Secondary production of the amphipod Ampelisca abdita mills and its importance in the diet of juvenile winter flounder (Pleuronectes americanus) in Jamaica Bay, New York

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Estuaries, ISSN: 0160-8347, Vol: 15, Issue: 2, Page: 193-203

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Tanacredi, John T., Ph.D.; Franz, David R.
Springer Nature
Environmental Science; Agricultural and Biological Sciences; amphipod; ampelisca adita; Jamaica Bay; flounder; Aquaculture and Fisheries; Biodiversity; Biology; Environmental Chemistry; Environmental Health and Protection; Environmental Indicators and Impact Assessment; Environmental Monitoring; Marine Biology; Sustainability; Terrestrial and Aquatic Ecology
article description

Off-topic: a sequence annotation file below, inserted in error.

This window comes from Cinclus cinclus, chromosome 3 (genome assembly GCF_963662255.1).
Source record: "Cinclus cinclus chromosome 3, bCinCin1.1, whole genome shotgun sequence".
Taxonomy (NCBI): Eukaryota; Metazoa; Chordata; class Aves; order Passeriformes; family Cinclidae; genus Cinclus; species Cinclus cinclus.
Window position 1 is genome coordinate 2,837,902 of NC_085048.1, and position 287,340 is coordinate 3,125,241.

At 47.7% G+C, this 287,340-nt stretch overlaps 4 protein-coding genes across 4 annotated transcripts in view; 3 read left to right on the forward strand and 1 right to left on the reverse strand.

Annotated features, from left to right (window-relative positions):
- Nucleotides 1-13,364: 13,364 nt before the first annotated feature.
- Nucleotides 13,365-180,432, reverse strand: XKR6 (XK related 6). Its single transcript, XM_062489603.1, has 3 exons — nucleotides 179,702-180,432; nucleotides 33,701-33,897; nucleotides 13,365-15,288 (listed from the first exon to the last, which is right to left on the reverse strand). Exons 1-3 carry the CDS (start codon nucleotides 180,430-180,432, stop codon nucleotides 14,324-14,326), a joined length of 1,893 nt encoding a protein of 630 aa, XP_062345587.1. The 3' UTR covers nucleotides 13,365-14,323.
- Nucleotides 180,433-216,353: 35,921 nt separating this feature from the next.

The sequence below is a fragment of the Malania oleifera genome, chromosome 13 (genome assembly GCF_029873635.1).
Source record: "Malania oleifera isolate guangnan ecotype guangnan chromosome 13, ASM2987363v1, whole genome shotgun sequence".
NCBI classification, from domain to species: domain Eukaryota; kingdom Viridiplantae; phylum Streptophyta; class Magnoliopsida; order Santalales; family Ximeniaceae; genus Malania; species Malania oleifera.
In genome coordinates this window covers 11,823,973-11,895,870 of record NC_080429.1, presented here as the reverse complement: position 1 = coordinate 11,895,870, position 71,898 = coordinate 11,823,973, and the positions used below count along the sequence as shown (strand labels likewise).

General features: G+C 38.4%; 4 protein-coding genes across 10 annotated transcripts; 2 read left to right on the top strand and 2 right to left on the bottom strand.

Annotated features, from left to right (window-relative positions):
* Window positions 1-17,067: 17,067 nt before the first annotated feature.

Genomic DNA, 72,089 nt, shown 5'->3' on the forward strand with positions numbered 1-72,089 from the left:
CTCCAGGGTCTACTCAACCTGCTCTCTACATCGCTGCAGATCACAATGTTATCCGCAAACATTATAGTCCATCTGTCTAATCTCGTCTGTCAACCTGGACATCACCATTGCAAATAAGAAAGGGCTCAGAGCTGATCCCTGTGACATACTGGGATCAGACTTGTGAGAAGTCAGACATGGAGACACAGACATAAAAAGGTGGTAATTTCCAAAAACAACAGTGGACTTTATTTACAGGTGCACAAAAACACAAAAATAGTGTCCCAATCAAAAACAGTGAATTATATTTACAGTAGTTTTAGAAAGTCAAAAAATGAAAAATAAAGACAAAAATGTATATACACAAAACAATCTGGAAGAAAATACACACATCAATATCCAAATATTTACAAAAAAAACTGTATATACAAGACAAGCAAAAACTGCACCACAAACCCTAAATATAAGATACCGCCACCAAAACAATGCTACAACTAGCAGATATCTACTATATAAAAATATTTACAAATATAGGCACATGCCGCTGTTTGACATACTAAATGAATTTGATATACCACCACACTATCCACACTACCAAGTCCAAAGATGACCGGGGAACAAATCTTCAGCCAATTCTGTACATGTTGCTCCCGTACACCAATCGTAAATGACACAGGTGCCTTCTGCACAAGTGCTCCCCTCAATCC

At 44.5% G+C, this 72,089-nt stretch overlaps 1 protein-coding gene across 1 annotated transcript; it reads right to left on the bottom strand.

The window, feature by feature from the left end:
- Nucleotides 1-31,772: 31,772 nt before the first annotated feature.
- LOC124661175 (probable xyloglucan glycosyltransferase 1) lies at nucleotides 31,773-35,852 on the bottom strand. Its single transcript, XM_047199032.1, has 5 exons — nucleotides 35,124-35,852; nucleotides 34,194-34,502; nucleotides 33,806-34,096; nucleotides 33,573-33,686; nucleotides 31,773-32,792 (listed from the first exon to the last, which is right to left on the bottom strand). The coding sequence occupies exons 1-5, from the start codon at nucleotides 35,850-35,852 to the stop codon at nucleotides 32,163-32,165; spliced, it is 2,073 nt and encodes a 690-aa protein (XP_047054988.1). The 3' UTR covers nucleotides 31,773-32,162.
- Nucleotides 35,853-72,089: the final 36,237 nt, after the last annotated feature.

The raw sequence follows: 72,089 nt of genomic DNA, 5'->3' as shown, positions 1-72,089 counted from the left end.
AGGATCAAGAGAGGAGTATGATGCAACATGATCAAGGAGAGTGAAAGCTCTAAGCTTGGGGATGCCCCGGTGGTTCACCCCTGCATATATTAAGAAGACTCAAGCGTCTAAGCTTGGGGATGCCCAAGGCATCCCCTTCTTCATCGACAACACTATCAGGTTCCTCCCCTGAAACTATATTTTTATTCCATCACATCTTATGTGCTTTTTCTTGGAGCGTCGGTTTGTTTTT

The benthic amphipod Ampelisca abdita dominates mudbottom benthic communities in Jamaica Bay (New York). In this study, we investigated the trophic role of Ampelisca in relation to winter flounder (Pleuronectes americanus) populations-the most frequently trawled fish species in Jamaica Bay. Flounders collected by trawl during summer 1989 were primarily juveniles. Stomach analyses indicated that amphipod crustaceans contributed >99% of prey individuals, with A. abdita making up 88%. Density and size frequency analyses of Ampelisca at three sites indicated two overlapping cohorts: a spring cohort released in June and a summer cohort released in late summer. Most overwintering survivors come from the summer cohort. Secondary production of Ampelisca was estimated at three sites using the cohort summation of biomass method. Estimates of annual production ranged from 25 g DW to 47 g DW m (mortality + residual biomass); production due to growth ranged from 20 g DW to 26 g DW. Simulations of spring cohort production using a range of plausible growth and mortality schedules suggested that P:B may be more sensitive to variability in survivorship than growth. Ampelisca secondary production in Jamaica Bay is compared with other amphipod species and with macrobenthic production in other coastal and estuarine systems. We conclude that observed amphipod production is probably more than sufficient to support local winter flounder populations in Jamaica Bay, and we speculate that high nutrient loadings may indirectly stimulate amphipod production. *** DIRECT SUPPORT *** A01BY058 00010 © 1992 Estuarine Research Federation.